Overall, if you can wet exit smoothly, skip the nylon and go for the better neoprene skirts made by SnapDragon, Seals or MountainSurf, Wildwasser, NRS. I happen to greatly prize both of my Snapdragon neo skirts and my first rolls were done w. a Snapdragon (recent nostalgia LOL)

On Suspenders: My own preference is to do without suspenders. Seems to be more to snag and get in the way. Someone who is highly skilled and consistently out in the rough stuff may opt for them based on different priorities. Many skirts have removable suspenders.

On packcloth: Nylon packcloth is very plastic-like, UNbreathable. Actually found it worse than neo. Word. I demo'ed a few Racing Touring Rec Kayaks w. the bargain nylon skirts of this material and nothing much was enjoyable about the experience, even on a sunny May day in Michigan.

With plastic boats…
You have more flexibility than with a glass boat. Unless it is really tight, a neo skirt will generally push of a plastic coaming without the paddler having proper form.

But that’s not a substitute for taking these things to a pool and practicing going upside down. IMO, you shouldn’t be out in cold air or water with a skirt that you haven’t practiced with first.

What amount of paddling do you figure on doing from here forward and how cold?

My 2 cents
I have a kayak similar to yours and have a Snap Dragon neoprene skirt that is 2 years old and never seen water. I have a nylon spray skirt thet I use on class II/III+. I’ve never rolled with it in the rough water and have doubts about it holding but for class I/II it does fine keeping water out.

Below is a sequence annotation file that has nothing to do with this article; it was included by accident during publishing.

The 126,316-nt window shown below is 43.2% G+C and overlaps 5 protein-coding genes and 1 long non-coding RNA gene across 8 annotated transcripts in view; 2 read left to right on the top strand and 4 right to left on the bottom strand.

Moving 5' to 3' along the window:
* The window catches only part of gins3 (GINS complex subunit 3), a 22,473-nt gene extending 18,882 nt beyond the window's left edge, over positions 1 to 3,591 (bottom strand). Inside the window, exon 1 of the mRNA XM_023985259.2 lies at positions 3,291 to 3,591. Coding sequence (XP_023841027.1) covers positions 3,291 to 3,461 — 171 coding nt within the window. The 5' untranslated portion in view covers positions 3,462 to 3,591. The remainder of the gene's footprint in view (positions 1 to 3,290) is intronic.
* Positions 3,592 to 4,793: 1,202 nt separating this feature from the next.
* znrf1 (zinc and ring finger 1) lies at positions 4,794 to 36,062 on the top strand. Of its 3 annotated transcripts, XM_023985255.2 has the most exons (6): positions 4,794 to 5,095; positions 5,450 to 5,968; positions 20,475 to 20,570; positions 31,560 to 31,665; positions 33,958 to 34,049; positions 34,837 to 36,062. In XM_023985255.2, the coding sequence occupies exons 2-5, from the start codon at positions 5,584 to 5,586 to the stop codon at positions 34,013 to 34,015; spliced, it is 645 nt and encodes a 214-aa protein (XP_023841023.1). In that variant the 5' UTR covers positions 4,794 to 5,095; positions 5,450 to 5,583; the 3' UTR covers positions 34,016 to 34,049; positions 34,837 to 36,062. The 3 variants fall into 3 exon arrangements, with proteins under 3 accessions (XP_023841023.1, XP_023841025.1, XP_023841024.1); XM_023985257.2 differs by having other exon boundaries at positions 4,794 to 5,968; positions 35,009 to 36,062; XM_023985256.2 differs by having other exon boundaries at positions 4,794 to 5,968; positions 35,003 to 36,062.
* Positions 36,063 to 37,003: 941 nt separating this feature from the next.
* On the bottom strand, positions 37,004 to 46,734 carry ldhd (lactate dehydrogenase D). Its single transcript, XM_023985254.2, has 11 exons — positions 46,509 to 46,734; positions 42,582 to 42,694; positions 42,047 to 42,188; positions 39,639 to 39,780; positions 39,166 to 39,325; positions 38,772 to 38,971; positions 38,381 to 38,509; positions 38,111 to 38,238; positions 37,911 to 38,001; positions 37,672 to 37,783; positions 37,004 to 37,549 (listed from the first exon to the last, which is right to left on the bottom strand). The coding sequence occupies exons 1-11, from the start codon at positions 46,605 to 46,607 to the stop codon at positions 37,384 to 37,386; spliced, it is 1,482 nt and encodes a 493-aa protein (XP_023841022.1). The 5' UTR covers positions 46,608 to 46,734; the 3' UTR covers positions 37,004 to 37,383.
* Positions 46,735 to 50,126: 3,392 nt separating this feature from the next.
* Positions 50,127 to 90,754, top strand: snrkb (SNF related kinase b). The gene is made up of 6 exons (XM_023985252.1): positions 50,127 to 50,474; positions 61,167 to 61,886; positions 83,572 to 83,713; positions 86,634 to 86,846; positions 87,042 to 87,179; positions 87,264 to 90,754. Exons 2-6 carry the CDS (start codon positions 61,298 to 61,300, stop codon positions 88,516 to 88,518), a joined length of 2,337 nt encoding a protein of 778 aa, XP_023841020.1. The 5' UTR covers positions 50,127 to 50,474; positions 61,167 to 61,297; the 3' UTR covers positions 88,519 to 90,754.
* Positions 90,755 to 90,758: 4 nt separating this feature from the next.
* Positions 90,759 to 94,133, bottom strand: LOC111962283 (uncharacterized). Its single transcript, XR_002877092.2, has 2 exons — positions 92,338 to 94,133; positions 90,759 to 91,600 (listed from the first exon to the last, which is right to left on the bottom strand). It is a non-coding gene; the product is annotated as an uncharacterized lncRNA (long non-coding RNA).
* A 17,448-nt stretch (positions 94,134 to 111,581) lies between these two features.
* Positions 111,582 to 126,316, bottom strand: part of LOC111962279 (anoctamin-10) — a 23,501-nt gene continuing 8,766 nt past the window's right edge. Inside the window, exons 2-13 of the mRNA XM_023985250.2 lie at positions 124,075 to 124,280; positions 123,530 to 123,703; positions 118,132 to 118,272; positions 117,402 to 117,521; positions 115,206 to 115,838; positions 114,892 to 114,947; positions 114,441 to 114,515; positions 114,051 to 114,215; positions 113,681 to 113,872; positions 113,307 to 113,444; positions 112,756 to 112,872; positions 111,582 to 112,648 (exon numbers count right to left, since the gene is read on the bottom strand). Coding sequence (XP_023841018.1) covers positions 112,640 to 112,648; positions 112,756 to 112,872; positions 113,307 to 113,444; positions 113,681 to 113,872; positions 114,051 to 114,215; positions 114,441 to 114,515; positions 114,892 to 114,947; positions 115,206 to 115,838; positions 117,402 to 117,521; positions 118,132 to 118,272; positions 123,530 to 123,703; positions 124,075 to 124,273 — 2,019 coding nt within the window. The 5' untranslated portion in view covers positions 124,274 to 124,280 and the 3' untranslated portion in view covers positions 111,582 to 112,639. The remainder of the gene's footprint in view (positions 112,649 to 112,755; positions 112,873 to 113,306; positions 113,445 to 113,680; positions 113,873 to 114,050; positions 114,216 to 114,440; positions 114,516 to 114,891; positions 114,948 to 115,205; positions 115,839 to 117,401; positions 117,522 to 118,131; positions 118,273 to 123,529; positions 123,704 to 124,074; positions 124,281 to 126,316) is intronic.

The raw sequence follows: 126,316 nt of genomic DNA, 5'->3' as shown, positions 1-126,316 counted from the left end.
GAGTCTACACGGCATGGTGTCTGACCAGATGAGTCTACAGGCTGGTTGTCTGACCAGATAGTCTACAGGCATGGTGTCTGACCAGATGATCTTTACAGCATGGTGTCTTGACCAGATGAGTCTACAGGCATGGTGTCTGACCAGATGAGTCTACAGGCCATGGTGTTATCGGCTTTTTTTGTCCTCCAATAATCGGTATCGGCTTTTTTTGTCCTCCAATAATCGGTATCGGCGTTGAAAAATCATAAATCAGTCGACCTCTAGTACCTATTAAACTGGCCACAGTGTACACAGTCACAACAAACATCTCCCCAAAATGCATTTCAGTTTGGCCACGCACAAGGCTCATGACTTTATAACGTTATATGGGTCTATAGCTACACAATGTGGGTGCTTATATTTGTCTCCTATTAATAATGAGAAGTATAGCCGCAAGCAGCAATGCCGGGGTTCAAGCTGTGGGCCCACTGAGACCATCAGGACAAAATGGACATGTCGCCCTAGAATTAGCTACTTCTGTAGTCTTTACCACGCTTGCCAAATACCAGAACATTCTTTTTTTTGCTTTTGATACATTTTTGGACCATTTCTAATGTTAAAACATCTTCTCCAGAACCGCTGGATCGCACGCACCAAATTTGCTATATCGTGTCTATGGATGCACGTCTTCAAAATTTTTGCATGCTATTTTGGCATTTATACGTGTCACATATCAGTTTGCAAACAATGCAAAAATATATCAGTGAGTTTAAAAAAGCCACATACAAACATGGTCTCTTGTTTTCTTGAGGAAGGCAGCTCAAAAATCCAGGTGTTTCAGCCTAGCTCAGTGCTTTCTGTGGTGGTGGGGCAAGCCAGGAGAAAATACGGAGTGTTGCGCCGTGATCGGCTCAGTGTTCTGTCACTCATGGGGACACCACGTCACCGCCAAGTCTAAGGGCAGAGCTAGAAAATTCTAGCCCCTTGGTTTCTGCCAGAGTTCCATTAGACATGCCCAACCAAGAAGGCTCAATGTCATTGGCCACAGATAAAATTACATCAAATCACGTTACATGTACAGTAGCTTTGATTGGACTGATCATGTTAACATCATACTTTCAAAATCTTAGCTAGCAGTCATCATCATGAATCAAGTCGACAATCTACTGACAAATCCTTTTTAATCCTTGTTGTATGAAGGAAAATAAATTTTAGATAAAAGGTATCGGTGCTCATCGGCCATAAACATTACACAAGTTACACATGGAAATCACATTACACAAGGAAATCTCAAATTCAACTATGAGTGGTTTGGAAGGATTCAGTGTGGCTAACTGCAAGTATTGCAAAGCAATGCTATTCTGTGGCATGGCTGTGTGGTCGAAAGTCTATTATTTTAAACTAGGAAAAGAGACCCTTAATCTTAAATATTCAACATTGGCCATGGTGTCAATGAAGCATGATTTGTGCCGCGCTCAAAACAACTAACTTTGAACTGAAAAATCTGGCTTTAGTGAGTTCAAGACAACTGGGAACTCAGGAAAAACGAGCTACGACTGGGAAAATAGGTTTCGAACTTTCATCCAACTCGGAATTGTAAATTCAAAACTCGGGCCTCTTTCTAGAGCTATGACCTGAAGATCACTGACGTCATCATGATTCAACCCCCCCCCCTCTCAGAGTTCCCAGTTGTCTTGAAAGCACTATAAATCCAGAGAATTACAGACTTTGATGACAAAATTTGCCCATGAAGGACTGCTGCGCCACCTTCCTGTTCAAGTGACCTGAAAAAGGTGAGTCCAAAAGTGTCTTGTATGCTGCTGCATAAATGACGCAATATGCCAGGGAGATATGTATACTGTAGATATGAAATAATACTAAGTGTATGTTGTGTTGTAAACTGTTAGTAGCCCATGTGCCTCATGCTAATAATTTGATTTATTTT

The neoprene is hot, isn’t as flexible for moving around and is a bear to put on.

“Perhaps you already know all this, and if so, I have wasted a little of your time.”

'Don’t know if that helped toyx2, but it was a lot of good information I appreciated. I’ve been starting to look into a skirt too.

I opted for now instead for a seals deck on sale. That’s nothing like a skirt, but I figured I didn’t really want a cheap nylon skirt, but the deck at $25 was hard to pass up for at least keeping my legs dry from paddle drips. I know there’s no comparison, but I was also a little leery about being tied in at my skill level, even w/ nylon. Your description is very informative on the differences.